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Not using your annual capital gains allowance

An often overlooked allowance is your annual Capital Gains Tax allowance.

If you have investments held outside a pension or ISA, these will usually be subject to capital gains tax (CGT) when they are sold or given to someone other than your spouse. The gain is usually calculated as the sale proceeds less purchase cost and is taxable at 18% (basic rate taxpayers) or 28% (higher and additional rate taxpayers).

Everyone has an annual tax-free allowance, currently £11,100. Gains up to this amount can be realised tax-free; if an asset is held jointly with a spouse, both can use their annual exemption against the gain, effectively doubling the tax-free amount.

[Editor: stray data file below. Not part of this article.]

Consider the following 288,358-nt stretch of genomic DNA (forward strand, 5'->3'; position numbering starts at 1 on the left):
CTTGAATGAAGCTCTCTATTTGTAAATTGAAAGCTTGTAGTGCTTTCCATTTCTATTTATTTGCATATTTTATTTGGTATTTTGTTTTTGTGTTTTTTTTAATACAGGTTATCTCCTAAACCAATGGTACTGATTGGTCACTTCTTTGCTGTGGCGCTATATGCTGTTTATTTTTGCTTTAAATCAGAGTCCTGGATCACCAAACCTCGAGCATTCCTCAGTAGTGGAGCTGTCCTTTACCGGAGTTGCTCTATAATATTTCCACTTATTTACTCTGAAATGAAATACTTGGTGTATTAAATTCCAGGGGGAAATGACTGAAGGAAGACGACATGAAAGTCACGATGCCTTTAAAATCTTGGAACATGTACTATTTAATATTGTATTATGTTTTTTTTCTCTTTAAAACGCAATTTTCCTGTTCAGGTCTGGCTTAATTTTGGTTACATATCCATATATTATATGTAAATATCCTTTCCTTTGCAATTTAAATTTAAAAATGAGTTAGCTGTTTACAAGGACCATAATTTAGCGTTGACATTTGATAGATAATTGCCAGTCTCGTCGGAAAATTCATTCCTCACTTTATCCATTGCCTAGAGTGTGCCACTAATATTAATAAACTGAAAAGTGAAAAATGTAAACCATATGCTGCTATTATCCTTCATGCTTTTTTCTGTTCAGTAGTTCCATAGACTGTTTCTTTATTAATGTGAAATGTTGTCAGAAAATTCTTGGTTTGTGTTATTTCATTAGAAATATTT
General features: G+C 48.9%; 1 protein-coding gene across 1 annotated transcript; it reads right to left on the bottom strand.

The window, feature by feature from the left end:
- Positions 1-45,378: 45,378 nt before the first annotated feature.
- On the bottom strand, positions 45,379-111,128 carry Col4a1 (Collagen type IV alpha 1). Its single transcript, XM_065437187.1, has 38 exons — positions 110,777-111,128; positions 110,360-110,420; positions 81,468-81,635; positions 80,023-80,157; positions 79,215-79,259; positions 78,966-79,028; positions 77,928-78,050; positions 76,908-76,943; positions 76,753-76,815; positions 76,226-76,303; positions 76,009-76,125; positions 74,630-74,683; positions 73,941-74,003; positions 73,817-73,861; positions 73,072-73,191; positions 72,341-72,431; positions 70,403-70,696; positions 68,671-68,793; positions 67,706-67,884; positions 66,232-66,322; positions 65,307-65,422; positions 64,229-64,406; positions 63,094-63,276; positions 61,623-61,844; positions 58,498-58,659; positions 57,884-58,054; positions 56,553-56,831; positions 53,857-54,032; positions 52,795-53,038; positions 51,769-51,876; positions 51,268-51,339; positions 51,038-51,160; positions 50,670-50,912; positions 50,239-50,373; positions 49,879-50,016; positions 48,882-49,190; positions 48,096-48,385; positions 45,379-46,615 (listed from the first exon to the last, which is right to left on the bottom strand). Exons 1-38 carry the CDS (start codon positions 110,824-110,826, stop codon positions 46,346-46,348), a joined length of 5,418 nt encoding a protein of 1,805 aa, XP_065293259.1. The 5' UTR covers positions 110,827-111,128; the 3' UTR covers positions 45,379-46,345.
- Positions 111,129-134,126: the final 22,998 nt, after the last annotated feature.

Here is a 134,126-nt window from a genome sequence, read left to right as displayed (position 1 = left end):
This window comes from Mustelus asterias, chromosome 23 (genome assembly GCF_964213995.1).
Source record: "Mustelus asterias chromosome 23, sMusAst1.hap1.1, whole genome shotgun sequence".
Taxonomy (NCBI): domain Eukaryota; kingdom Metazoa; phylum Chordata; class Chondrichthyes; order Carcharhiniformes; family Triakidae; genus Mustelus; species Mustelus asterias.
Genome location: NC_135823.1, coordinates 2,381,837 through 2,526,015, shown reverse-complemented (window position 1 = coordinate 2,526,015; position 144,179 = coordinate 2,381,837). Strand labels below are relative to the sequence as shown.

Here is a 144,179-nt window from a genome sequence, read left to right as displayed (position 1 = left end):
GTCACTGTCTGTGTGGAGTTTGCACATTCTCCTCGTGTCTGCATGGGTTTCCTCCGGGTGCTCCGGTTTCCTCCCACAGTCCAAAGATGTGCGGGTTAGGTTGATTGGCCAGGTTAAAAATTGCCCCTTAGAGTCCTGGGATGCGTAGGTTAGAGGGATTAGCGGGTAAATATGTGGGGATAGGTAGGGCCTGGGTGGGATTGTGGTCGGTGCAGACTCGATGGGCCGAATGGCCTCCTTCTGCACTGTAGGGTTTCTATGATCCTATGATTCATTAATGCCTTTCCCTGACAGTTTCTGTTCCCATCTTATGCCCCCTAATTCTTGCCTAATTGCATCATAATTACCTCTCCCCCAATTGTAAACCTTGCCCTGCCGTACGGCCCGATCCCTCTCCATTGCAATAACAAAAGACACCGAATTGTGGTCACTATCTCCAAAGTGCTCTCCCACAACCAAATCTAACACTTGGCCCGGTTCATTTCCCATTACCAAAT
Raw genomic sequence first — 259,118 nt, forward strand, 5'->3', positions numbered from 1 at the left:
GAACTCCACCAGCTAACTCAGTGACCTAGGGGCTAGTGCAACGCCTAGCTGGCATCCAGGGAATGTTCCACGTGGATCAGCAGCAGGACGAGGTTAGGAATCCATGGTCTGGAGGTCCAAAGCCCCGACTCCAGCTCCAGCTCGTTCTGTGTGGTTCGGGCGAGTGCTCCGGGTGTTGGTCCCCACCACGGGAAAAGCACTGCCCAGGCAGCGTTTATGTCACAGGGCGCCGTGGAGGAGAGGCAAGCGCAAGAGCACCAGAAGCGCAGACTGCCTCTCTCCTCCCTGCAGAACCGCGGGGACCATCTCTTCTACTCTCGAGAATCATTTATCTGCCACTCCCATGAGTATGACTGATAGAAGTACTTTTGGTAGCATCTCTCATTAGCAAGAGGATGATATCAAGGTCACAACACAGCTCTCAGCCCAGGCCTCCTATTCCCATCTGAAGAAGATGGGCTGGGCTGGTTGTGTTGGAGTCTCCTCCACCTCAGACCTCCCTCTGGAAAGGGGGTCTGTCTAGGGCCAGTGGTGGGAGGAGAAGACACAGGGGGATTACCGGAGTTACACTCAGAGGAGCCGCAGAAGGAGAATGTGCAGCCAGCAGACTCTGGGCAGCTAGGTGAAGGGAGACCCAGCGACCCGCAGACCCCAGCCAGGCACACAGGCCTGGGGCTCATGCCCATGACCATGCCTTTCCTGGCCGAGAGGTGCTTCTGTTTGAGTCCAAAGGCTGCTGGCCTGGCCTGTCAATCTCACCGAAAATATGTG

If your exemption is not used each year, it is lost. If you have an investment portfolio, it makes sense to realise some profit each year to make use of your capital gains allowance, particularly if you have holdings that have grown significantly in value over time. This can reduce the future tax due and allows you to take some of the profits made to date.

Until recently you were able to sell an investment and buy it back the next day, a process called ‘bed & breakfasting’. This is no longer allowed, but you can sell an investment and buy it back through your ISA.

Every year, review your investments to see if it’s worth realising gains.

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